vine-app-for-iphoneEarlier this year Twitter released a new mobile application called Vine. The software lets users add 6-second videos to their tweets or Facebook updates. You simply point your mobile device, (you can call out “ACTION!” If you’d like), touch the screen and the app records the scene.

What makes Vine different, however, is the ability to stop and start the recording instantly. You just lift your finger, and the recording stops—you touch it, and it begins again, right where you left off. You can create frame-by-frame animations, montages, or (really) short films.

Vine is already one of Apple’s most popular mobile apps; users are increasing every day— and with a few creative, yet simple ideas, you can enliven your Twitter feed, entertain clients and followers, and have fun as an amateur filmmaker. Vine offers individual tweeters an opportunity to catch their cats doing funny things, and professional tweeters a fresh and innovative new tool for their social media campaign! It’s a win-win.

Images really catch our attention, and moving images—well that is just a bonus. With six whole seconds you can broadcast a message from your company, include your logo, showcase some recent projects or products, invite your followers to suggest ideas for clips, or personalize your brand with a video of your employees performing a simple action—like we have in this Vine video!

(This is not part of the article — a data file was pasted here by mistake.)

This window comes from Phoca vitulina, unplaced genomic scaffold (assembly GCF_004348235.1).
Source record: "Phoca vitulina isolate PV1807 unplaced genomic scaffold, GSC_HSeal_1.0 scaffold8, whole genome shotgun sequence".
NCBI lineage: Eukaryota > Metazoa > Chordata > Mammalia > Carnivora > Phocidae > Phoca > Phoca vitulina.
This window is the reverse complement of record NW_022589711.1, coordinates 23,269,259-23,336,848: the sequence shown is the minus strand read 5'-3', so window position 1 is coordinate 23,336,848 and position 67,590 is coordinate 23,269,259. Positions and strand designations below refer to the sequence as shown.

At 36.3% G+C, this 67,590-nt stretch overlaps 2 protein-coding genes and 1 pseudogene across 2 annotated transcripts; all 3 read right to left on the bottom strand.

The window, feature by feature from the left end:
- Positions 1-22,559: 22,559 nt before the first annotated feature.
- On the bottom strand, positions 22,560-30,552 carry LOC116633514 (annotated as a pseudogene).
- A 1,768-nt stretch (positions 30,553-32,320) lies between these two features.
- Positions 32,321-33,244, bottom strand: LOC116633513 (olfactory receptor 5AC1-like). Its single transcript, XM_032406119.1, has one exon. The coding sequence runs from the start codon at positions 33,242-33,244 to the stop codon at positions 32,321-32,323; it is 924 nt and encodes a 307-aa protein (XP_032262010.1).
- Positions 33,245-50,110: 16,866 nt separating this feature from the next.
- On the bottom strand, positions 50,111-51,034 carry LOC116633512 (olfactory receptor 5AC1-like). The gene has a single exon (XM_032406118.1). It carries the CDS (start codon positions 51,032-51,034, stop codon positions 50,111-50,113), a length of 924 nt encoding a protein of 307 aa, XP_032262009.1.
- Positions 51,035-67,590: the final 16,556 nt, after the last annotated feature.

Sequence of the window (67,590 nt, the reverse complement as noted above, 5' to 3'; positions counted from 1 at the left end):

Another great idea is to ask your customers to wear your logo, or use your product, record themselves, and submit the videos to your marketing team. You can make it a friendly competition, and feature your favorite videos via social media—or you could just compile the videos into a longer-form advertisement. Hold contests where you encourage your consumers to create videos that

help with brand recognition and visibility, and simultaneously make them an equal part of the process they will remain interested in your business.

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Use Vine to create short instructional, how-to videos for services or products that are perhaps a little confusing. Additionally, you can entice your followers with short 6-second teaser ads of a longer video that you plan to release in the future.

Perhaps this is your opportunity to be a little silly as a company. Turn your smartphone into a candid camera situation. Sneak up on employees and catch them texting or checking their Facebook page. Surprise people out on the street or in your store by asking them questions about your brand, food, or service. Use your imagination to create hilarious and memorable clips, because those are the ones that are the most popular—and wouldn’t you like to be the one who records the next viral video?

But be careful, because Vine is enticing and easy to use. Don’t be tempted to upload a dozen videos a day. Think twice before uploading a collection of poorly thought-out videos. Just like any other social networking platform, you want to seem organic, original, and human. If you are bombarding your Twitter followers with 6-second ads, do not be surprised if your engagement decreases and you’re hit with some bad publicity. Reward customers for their click by offering fun and creative videos so they come away with a positive image of your brand.

By Sasha Novikov